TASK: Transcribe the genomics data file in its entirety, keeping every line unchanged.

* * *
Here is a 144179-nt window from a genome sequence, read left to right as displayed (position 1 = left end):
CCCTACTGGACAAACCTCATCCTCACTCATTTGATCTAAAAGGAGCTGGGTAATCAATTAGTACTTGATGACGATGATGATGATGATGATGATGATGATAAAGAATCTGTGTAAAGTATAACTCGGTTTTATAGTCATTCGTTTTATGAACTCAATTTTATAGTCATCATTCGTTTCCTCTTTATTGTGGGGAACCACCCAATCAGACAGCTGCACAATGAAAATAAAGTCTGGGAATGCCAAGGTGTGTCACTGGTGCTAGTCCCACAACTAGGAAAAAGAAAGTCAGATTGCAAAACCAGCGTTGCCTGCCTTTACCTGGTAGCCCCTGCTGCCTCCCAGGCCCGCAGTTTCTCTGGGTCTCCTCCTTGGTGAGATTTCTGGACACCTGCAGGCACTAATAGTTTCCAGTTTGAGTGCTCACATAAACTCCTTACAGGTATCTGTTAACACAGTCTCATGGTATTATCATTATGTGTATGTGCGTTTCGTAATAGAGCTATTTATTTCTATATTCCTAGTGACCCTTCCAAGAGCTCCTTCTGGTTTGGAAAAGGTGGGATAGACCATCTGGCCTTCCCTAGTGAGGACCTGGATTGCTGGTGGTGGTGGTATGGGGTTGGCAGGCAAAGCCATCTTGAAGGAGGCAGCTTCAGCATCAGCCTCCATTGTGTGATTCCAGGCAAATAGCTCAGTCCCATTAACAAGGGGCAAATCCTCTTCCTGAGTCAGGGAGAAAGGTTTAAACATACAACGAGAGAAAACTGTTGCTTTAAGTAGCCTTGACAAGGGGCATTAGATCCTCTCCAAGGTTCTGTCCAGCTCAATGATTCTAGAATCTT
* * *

Here is a 144179-nt window from a genome sequence, read left to right as displayed (position 1 = left end):
CCCTACTGGACAAACCTCATCCTCACTCATTTGATCTAAAAGGAGCTGGGTAATCAATTAGTACTTGATGACGATGATGATGATGATGATGATGATGATAAAGAATCTGTGTAAAGTATAACTCGGTTTTATAGTCATTCGTTTTATGAACTCAATTTTATAGTCATCATTCGTTTCCTCTTTATTGTGGGGAACCACCCAATCAGACAGCTGCACAATGAAAATAAAGTCTGGGAATGCCAAGGTGTGTCACTGGTGCTAGTCCCACAACTAGGAAAAAGAAAGTCAGATTGCAAAACCAGCGTTGCCTGCCTTTACCTGGTAGCCCCTGCTGCCTCCCAGGCCCGCAGTTTCTCTGGGTCTCCTCCTTGGTGAGATTTCTGGACACCTGCAGGCACTAATAGTTTCCAGTTTGAGTGCTCACATAAACTCCTTACAGGTATCTGTTAACACAGTCTCATGGTATTATCATTATGTGTATGTGCGTTTCGTAATAGAGCTATTTATTTCTATATTCCTAGTGACCCTTCCAAGAGCTCCTTCTGGTTTGGAAAAGGTGGGATAGACCATCTGGCCTTCCCTAGTGAGGACCTGGATTGCTGGTGGTGGTGGTATGGGGTTGGCAGGCAAAGCCATCTTGAAGGAGGCAGCTTCAGCATCAGCCTCCATTGTGTGATTCCAGGCAAATAGCTCAGTCCCATTAACAAGGGGCAAATCCTCTTCCTGAGTCAGGGAGAAAGGTTTAAACATACAACGAGAGAAAACTGTTGCTTTAAGTAGCCTTGACAAGGGGCATTAGATCCTCTCCAAGGTTCTGTCCAGCTCAATGATTCTAGAATCTT